Presentation to Pathways for Reconciliation Conference, June 2016
I strongly urge you to listen to this extraordinary presentation by one of the great leaders of this time in history. Let’s start with who Chief Dr. Robert Joseph is.
Chief Dr. Robert Joseph is hereditary chief of the Gwawaenuk First Nation. He is currently the Ambassador for Reconciliation Canada and a member of the National Assembly of First Nations Elders Council. He was formerly the Executive Director of the Indian Residential School Survivors Society and is an Honourary Witness to Canada’s Truth and Reconciliation Commission.
As Chairman of the Native American Leadership Alliance for Peace and Reconciliation and Ambassador for Peace and Reconciliation with the Interreligious and International Federation for World Peace (IFWP), Chief Joseph has sat with the leaders of many countries to learn from and share his understanding of faith, hope, healing and reconciliation.
In this wise 1-hour speech, Chief Dr. Joseph urges us to “Make reconciliation a core value as individuals, as families, as communities, and as a Nation”. He says, “My vision… includes a Nation with all of its people, governments and institutions embracing reconciliation as a core value. This is not just a one-time discussion, checking off things that we ought to do and thinking it is done…When we embrace reconciliation as a core value we will recognize it for all time – generation to generation to generation. And if we don’t do that, we will always return to these places of marginalization and separation, back to hatred from love…This is not a project and one-time initiative. This is what you can do for the rest of your lives contributing to the wider society and the world, about how we should treat each other and how we should live together.”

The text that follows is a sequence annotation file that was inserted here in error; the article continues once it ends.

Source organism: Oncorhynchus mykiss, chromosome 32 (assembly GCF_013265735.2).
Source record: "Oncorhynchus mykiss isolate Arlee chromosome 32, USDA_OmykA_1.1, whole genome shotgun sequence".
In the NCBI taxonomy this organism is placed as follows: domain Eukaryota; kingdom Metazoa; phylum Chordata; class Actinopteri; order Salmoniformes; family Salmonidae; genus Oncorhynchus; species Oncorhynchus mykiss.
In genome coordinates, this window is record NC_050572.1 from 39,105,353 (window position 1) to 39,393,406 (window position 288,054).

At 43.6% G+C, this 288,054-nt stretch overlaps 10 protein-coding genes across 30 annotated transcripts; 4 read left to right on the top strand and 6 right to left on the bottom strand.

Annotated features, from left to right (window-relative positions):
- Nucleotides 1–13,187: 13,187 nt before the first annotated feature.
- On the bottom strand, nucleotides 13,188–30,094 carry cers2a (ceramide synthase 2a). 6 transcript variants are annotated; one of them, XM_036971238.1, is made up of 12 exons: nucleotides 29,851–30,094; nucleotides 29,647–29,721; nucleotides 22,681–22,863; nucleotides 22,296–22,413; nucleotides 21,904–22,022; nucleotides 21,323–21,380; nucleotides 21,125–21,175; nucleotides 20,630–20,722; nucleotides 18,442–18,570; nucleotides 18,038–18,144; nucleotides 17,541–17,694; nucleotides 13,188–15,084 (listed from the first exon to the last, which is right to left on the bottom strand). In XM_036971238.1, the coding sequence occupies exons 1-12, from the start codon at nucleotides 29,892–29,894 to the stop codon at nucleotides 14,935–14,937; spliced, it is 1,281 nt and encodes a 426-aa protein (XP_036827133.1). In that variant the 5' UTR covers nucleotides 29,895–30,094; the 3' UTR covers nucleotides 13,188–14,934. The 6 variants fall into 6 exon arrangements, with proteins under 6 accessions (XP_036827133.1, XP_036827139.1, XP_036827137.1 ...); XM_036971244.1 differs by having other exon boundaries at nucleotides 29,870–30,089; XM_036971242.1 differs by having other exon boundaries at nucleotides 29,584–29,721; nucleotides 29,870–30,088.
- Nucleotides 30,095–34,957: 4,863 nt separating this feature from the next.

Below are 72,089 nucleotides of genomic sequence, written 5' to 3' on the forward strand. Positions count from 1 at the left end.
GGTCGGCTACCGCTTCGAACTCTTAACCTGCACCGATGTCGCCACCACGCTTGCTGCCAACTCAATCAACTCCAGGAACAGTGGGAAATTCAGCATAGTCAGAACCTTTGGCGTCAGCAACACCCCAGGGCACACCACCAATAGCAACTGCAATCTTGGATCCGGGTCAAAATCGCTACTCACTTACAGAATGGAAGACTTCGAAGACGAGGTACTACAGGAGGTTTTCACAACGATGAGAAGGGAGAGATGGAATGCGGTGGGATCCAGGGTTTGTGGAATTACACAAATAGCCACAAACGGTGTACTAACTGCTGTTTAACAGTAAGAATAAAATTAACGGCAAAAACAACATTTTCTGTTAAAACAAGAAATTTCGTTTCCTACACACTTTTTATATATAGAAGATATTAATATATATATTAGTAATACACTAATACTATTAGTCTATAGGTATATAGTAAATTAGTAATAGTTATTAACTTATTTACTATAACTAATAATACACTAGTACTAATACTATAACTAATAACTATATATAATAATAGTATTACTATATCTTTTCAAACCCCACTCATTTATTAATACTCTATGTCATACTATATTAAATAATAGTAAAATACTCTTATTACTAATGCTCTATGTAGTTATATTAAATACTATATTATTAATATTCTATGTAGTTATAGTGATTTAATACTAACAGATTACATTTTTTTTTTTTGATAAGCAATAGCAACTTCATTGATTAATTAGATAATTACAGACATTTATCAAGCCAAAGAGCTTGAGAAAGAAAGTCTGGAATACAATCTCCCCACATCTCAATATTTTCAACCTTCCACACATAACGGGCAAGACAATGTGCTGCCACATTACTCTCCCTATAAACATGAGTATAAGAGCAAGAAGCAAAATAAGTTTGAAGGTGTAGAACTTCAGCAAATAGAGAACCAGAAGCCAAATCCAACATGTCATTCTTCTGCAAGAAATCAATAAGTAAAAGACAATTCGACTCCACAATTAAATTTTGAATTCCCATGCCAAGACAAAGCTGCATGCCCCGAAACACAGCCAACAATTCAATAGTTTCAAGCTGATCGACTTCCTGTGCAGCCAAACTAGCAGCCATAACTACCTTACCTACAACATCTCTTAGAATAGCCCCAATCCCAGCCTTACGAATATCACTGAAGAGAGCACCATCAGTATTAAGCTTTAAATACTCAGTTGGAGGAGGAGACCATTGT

He goes on to say that the process of reconciliation is a journey and that it will be imperfect as this is the nature of our world – but that this should not hold us back. He also speaks of the need to have many, many people and programs involved to “Create all the reconciliation we can,” wherever we can.
His story of being removed from his family and community at the age of 6, and being placed in the very harsh world of residential school – with the consequent life impacts and loss of dignity and connection to self and others – is very moving and inspiring. His journey through shame is illuminating and called me further into my commitment to live into reconciliation.
Chief Dr. Joseph calls us into reflection and action, “We have been drawn to this moment… because of our harmful attitudes and treatment of Aboriginal peoples now and in the past. It has become hard to bear. We know it is wrong. It bothers us that we have treated people in this way…So let’s take stock for a moment. I see a future ahead that is breathtaking…We stand in an unparalleled moment of hope and promise like never before…fuelled by a shift of national consciousness.” He speaks to the distressing data about child, youth, and family outcomes and urges us to practice in a way that fosters the re-building of family and community and “contribute to the greater idea of reconciliation” as a core value. At minute 39-40 you will be touched and inspired by his emotion and passion for children and youth.
Chief Dr. Joseph reminds us that reconciliation is not a program or set of to-do tasks, but a core value and way of being in the world. Consider the following (perhaps in a team meeting):
- What does reconciliation mean to you?
- In what ways can the value of reconciliation be more intentional in your practice?
- How might your team, agency, organization embrace the core value of reconciliation?
- What are you doing now in the spirit of reconciliation?
- Where could this go?
- Who can you work with?
- What might you learn? How might you become more knowledgeable, aware, understanding? How might you uncover the implicit/unconscious bias that holds you back from this reconciliation work?
- What conversations and actions can you nurture?